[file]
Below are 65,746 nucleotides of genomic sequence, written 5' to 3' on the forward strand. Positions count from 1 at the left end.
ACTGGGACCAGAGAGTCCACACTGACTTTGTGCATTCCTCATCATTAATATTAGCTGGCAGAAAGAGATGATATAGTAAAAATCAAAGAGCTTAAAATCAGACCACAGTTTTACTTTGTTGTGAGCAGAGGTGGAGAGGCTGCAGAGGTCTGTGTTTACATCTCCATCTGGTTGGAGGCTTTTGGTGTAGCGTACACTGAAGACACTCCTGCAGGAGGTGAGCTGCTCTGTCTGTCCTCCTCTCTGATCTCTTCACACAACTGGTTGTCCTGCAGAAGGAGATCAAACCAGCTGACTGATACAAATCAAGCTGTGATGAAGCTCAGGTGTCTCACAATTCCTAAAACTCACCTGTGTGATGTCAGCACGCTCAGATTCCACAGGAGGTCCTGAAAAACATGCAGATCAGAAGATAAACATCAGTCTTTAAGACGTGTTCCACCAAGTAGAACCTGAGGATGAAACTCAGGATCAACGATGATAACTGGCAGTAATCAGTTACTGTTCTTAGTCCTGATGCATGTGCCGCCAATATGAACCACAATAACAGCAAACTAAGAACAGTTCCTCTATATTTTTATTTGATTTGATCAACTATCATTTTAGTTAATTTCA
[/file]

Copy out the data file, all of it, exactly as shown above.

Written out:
Below are 65,746 nucleotides of genomic sequence, written 5' to 3' on the forward strand. Positions count from 1 at the left end.
ACTGGGACCAGAGAGTCCACACTGACTTTGTGCATTCCTCATCATTAATATTAGCTGGCAGAAAGAGATGATATAGTAAAAATCAAAGAGCTTAAAATCAGACCACAGTTTTACTTTGTTGTGAGCAGAGGTGGAGAGGCTGCAGAGGTCTGTGTTTACATCTCCATCTGGTTGGAGGCTTTTGGTGTAGCGTACACTGAAGACACTCCTGCAGGAGGTGAGCTGCTCTGTCTGTCCTCCTCTCTGATCTCTTCACACAACTGGTTGTCCTGCAGAAGGAGATCAAACCAGCTGACTGATACAAATCAAGCTGTGATGAAGCTCAGGTGTCTCACAATTCCTAAAACTCACCTGTGTGATGTCAGCACGCTCAGATTCCACAGGAGGTCCTGAAAAACATGCAGATCAGAAGATAAACATCAGTCTTTAAGACGTGTTCCACCAAGTAGAACCTGAGGATGAAACTCAGGATCAACGATGATAACTGGCAGTAATCAGTTACTGTTCTTAGTCCTGATGCATGTGCCGCCAATATGAACCACAATAACAGCAAACTAAGAACAGTTCCTCTATATTTTTATTTGATTTGATCAACTATCATTTTAGTTAATTTCA